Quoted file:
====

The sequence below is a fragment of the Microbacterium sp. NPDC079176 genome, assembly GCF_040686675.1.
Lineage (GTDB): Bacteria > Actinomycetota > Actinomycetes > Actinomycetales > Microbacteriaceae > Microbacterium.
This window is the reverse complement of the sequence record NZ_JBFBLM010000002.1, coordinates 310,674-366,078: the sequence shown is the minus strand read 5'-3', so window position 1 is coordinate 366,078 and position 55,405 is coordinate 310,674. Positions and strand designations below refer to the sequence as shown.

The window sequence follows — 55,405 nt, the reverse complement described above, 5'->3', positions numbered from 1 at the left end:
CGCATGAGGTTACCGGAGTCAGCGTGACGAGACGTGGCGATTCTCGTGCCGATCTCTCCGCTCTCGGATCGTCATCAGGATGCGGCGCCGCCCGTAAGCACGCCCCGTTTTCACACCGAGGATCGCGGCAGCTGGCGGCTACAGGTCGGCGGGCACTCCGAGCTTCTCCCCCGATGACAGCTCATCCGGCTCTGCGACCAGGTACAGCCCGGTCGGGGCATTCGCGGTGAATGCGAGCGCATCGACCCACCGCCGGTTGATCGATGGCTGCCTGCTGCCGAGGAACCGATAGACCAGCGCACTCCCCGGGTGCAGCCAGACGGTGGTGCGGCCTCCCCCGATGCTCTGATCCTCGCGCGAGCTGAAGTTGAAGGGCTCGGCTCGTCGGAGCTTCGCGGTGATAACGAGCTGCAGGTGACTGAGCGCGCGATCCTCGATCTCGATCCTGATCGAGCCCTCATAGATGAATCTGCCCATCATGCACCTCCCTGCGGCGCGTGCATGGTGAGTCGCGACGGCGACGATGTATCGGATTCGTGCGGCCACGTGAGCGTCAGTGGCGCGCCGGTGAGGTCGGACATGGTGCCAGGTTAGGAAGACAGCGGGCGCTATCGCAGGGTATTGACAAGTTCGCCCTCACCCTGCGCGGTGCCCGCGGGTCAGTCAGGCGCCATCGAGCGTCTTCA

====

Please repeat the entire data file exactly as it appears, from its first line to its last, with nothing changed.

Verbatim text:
The sequence below is a fragment of the Microbacterium sp. NPDC079176 genome, assembly GCF_040686675.1.
Lineage (GTDB): Bacteria > Actinomycetota > Actinomycetes > Actinomycetales > Microbacteriaceae > Microbacterium.
This window is the reverse complement of the sequence record NZ_JBFBLM010000002.1, coordinates 310,674-366,078: the sequence shown is the minus strand read 5'-3', so window position 1 is coordinate 366,078 and position 55,405 is coordinate 310,674. Positions and strand designations below refer to the sequence as shown.

The window sequence follows — 55,405 nt, the reverse complement described above, 5'->3', positions numbered from 1 at the left end:
CGCATGAGGTTACCGGAGTCAGCGTGACGAGACGTGGCGATTCTCGTGCCGATCTCTCCGCTCTCGGATCGTCATCAGGATGCGGCGCCGCCCGTAAGCACGCCCCGTTTTCACACCGAGGATCGCGGCAGCTGGCGGCTACAGGTCGGCGGGCACTCCGAGCTTCTCCCCCGATGACAGCTCATCCGGCTCTGCGACCAGGTACAGCCCGGTCGGGGCATTCGCGGTGAATGCGAGCGCATCGACCCACCGCCGGTTGATCGATGGCTGCCTGCTGCCGAGGAACCGATAGACCAGCGCACTCCCCGGGTGCAGCCAGACGGTGGTGCGGCCTCCCCCGATGCTCTGATCCTCGCGCGAGCTGAAGTTGAAGGGCTCGGCTCGTCGGAGCTTCGCGGTGATAACGAGCTGCAGGTGACTGAGCGCGCGATCCTCGATCTCGATCCTGATCGAGCCCTCATAGATGAATCTGCCCATCATGCACCTCCCTGCGGCGCGTGCATGGTGAGTCGCGACGGCGACGATGTATCGGATTCGTGCGGCCACGTGAGCGTCAGTGGCGCGCCGGTGAGGTCGGACATGGTGCCAGGTTAGGAAGACAGCGGGCGCTATCGCAGGGTATTGACAAGTTCGCCCTCACCCTGCGCGGTGCCCGCGGGTCAGTCAGGCGCCATCGAGCGTCTTCA